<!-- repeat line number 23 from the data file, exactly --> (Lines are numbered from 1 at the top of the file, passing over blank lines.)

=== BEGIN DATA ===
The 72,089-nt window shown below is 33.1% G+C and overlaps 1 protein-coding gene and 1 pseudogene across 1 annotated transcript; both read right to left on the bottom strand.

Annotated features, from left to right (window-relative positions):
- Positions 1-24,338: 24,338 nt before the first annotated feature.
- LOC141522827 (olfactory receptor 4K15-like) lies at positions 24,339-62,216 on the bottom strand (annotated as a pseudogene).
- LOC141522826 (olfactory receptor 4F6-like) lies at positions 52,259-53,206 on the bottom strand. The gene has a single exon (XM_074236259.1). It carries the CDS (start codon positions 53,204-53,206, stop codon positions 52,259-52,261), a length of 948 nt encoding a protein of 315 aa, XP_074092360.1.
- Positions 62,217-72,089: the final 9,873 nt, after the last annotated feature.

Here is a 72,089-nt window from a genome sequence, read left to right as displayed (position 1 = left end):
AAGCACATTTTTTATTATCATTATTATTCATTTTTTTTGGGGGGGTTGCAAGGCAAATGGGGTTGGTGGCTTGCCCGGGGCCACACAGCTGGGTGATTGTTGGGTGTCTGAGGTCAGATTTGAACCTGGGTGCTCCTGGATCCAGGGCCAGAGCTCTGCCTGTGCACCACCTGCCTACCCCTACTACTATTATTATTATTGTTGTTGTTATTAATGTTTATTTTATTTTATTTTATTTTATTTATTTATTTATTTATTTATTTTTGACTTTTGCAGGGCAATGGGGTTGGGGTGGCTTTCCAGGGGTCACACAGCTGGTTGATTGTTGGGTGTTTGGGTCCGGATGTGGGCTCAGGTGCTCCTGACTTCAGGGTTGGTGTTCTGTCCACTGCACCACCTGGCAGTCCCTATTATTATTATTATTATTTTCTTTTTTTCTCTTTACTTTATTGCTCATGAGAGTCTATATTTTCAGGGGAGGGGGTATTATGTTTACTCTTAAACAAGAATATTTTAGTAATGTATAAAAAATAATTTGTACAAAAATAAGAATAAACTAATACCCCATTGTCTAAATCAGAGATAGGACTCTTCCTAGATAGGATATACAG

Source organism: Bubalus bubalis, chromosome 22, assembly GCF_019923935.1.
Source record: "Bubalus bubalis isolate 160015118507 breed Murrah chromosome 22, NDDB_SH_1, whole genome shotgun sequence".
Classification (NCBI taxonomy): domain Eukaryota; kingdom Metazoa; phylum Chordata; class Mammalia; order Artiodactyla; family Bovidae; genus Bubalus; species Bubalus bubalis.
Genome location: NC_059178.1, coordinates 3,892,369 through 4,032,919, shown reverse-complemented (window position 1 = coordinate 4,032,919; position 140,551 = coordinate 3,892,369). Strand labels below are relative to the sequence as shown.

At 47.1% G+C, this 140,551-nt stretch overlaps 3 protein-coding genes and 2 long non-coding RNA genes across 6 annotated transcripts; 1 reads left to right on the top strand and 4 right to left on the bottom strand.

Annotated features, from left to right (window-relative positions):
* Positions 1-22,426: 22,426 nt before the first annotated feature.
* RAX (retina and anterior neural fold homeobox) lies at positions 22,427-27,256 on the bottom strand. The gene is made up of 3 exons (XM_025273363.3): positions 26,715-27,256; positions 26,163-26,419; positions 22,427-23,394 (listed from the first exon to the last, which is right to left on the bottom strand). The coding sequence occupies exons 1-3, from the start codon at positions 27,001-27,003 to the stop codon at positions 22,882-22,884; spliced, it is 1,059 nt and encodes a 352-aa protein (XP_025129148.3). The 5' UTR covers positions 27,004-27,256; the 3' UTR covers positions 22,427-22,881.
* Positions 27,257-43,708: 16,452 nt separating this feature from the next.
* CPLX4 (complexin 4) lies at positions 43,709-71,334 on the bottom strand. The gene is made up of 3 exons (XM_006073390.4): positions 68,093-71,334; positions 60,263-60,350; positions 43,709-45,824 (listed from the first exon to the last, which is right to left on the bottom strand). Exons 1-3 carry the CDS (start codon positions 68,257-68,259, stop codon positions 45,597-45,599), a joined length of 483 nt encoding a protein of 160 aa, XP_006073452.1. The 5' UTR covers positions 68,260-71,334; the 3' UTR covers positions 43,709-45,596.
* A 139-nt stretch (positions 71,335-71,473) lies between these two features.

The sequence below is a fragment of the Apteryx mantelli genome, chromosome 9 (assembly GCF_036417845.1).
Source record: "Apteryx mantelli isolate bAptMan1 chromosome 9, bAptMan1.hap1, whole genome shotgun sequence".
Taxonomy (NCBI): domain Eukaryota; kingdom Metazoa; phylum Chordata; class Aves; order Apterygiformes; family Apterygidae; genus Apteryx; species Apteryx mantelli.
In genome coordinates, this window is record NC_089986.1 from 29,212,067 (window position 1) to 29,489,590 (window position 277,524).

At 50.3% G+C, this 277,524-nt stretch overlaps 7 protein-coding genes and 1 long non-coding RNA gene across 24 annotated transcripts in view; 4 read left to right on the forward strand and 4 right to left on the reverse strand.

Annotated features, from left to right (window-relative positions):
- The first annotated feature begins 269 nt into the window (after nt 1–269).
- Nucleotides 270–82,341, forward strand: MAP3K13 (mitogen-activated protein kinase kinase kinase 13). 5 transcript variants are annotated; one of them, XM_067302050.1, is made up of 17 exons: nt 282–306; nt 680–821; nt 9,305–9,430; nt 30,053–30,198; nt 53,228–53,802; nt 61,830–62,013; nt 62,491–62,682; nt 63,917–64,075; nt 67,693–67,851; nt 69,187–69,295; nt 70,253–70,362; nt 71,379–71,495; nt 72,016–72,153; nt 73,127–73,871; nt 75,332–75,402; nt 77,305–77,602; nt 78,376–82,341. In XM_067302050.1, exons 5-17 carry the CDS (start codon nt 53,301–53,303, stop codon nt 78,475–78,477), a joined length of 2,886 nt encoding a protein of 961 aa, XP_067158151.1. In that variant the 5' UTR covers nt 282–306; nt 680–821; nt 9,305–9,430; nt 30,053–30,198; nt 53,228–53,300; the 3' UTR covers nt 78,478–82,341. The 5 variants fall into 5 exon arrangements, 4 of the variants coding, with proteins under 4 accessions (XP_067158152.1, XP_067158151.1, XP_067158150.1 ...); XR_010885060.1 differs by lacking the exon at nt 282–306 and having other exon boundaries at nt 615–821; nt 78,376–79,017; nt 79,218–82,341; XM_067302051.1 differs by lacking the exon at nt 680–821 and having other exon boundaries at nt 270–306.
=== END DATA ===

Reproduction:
In genome coordinates, this window is record NC_089986.1 from 29,212,067 (window position 1) to 29,489,590 (window position 277,524).